This study investigated, in a Pinus laricio forest of south Italy, how systematic thinning of different intensities (intense thinning, T45; moderate thinning, T25; clear cut, CC; and no thinning, T0) affected soil biological properties, organic matter trend and carbon (C) storage in soil and plants. Soil carbon content and carbon/nitrogen (C/N) ratio were significantly higher in the T45 than in control, T25 and CC. Under T45, the soils had also the highest enzymatic activities, microbial biomass carbon (MBC) and colonies of fungi and bacteria. The humification parameters (humification ratio, HR; the degree of humification, DH; humification index, HI) indicated T45 as the best silvicultural practice-approach method to manage Pinus laricio forest for increasing soil carbon storage. The dendrometric parameters evidenced that T45 caused the greatest increment in wood growth (diameter and height), showing that the positive effect of the intense systematic thinning (T45) on the mechanical stability of plantation was related to the ability of trees to accumulate large amounts of carbon in their wood tissues. These data were confirmed by wood density value that was the highest in pine trees under the T45. This study showed that in Pinus laricio forest under T45 C stock increased in soil and plant, already 4 years after thinning.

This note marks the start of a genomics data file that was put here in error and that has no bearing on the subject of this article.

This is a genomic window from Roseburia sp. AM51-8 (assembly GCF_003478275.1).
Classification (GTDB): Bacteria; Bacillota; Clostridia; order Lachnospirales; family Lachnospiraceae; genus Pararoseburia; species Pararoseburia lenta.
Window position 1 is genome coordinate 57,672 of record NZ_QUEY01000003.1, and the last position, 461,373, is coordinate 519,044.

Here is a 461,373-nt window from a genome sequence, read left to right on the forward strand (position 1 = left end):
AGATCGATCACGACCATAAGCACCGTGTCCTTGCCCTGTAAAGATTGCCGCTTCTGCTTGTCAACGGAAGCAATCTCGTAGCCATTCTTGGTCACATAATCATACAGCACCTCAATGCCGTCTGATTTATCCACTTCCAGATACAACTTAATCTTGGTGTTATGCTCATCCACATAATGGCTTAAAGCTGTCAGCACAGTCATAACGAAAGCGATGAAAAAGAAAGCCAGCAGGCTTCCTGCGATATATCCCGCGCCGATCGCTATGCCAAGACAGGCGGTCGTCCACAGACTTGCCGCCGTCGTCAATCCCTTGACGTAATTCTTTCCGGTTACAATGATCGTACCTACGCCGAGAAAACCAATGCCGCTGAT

In Mediterranean regions, climate change increasingly affect tree species distributions. Conifer forests under continuing disturbance show a more rapid shift to dominance by beech and other temperate broadleaves. Thus, there is an urgent need to conserve coniferous vegetation to avoid local extinction. Gap opening has profound effects on the structure and dynamics of most forests and may represent a sustainable way to restore coniferous ecosystems in Mediterranean habitats. What kind of artificial canopy opening is the most sustainable and effective means for restoring coniferous ecosystem functions? We explored the efficacy of artificial gaps in regeneration and dynamics of coniferous in Mediterranean environment. We examined how regeneration of different tree species is associated with soil environmental conditions and how gaps of different sizes influence the ecology and management of Mediterranean forest. Specifically, we analyzed gap disturbance in silver fir and black pine stands, as they dominate central and southern Italian forests. We demonstrated a specificity between gap size and coniferous species regeneration, indicating that small gaps (about 200 m 2 ) favor silver fir regeneration, while black pine, depending on its subspecies, regenerates both in small and medium gaps (about 500 m 2 ). Further, we found that gap characteristics (age and shape) and suitable substrate availability are the primary factors affecting seedling establishment. Our results provide functional information to design a silvicultural system useful to manage the natural regeneration of Mediterranean forest minimizing the environmental and visual impact.
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